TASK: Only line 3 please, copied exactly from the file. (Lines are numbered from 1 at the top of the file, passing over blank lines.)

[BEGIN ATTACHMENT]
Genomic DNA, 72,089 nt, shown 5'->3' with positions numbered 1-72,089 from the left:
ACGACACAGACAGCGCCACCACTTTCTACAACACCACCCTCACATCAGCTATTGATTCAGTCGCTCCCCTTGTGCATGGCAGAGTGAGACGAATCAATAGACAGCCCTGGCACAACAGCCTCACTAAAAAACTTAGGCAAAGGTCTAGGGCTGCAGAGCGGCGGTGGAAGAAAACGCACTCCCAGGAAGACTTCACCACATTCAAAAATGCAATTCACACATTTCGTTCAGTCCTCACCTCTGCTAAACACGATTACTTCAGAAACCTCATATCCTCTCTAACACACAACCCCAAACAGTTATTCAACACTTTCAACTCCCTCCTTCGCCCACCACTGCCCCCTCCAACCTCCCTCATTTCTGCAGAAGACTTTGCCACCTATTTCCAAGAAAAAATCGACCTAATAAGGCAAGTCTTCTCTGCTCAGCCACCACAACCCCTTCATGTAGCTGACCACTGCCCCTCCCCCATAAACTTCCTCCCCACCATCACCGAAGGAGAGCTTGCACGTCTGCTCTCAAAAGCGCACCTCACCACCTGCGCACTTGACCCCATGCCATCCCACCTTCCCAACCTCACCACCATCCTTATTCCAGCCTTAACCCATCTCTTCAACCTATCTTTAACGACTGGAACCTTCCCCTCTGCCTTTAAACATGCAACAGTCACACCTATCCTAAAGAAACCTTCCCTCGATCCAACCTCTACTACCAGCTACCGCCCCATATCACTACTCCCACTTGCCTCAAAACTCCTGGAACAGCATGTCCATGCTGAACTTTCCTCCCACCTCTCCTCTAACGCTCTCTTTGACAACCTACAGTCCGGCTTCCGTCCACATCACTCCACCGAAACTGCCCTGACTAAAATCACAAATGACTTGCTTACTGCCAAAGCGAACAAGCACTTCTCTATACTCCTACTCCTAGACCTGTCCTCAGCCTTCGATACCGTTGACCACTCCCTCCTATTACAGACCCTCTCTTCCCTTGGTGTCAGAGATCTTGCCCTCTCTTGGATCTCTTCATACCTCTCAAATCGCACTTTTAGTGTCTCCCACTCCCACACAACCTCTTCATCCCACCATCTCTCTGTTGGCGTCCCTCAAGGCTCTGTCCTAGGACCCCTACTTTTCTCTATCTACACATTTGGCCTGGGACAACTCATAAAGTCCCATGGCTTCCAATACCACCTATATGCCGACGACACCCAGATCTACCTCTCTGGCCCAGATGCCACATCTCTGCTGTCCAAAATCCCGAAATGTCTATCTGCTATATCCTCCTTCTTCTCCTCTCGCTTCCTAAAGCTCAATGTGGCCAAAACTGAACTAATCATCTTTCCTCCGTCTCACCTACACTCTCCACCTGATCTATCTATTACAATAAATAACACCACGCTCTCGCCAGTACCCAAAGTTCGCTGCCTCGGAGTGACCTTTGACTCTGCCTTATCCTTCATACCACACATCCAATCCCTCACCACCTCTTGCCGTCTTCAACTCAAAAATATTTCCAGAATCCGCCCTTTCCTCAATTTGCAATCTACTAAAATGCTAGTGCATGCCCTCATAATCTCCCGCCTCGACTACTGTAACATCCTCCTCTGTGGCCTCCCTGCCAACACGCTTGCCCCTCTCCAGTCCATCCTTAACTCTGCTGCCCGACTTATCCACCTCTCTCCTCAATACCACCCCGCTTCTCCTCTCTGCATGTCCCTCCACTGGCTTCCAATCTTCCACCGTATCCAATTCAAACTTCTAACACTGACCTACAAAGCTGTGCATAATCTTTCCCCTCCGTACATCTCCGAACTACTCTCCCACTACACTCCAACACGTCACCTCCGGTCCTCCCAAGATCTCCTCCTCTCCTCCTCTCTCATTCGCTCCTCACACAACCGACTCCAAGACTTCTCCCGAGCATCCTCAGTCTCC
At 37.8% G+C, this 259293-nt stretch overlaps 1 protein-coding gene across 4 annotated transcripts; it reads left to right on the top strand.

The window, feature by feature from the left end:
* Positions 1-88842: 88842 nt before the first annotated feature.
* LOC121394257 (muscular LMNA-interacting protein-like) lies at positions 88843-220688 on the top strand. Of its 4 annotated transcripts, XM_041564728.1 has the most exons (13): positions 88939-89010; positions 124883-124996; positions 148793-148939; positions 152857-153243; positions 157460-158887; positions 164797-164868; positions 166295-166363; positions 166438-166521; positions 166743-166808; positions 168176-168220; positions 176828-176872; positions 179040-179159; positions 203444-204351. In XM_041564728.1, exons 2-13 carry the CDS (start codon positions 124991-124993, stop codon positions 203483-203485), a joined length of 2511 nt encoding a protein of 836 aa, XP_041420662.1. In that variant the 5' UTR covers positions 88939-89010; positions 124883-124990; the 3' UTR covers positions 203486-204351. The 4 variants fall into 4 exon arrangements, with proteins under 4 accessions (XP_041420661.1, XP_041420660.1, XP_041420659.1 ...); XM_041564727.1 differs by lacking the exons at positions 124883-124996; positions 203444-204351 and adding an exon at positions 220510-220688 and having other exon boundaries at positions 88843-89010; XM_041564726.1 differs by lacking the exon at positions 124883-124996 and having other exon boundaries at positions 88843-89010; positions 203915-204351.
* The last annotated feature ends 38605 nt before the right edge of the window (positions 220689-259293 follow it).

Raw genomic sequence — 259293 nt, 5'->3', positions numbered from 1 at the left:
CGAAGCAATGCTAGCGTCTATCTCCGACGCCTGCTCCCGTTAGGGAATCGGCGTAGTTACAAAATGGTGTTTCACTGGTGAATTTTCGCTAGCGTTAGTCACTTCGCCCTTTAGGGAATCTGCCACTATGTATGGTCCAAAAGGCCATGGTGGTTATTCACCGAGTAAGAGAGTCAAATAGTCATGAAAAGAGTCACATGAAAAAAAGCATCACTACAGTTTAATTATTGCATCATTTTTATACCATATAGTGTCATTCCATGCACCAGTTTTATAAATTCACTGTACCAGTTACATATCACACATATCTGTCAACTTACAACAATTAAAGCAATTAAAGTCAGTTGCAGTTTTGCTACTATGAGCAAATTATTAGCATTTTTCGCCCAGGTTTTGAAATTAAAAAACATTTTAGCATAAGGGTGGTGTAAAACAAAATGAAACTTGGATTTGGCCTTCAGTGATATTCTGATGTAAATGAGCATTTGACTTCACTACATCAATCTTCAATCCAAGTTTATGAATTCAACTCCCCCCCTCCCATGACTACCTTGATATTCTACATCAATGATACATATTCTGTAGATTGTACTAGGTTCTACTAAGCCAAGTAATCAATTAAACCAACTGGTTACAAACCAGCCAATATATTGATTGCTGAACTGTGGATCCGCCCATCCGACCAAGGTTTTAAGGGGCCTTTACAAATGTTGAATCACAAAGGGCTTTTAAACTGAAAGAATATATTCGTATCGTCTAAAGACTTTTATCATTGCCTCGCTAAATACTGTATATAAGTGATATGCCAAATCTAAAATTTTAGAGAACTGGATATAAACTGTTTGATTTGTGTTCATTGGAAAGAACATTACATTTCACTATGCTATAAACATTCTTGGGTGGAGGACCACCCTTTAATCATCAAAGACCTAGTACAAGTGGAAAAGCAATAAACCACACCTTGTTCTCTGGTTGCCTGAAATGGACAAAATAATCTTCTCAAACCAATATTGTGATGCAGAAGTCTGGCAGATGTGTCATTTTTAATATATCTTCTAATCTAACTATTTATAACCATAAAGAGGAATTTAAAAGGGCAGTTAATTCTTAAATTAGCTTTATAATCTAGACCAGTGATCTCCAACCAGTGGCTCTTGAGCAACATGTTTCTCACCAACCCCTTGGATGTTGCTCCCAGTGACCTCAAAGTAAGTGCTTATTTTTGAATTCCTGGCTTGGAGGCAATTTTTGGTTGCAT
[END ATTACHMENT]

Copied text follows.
At 37.8% G+C, this 259293-nt stretch overlaps 1 protein-coding gene across 4 annotated transcripts; it reads left to right on the top strand.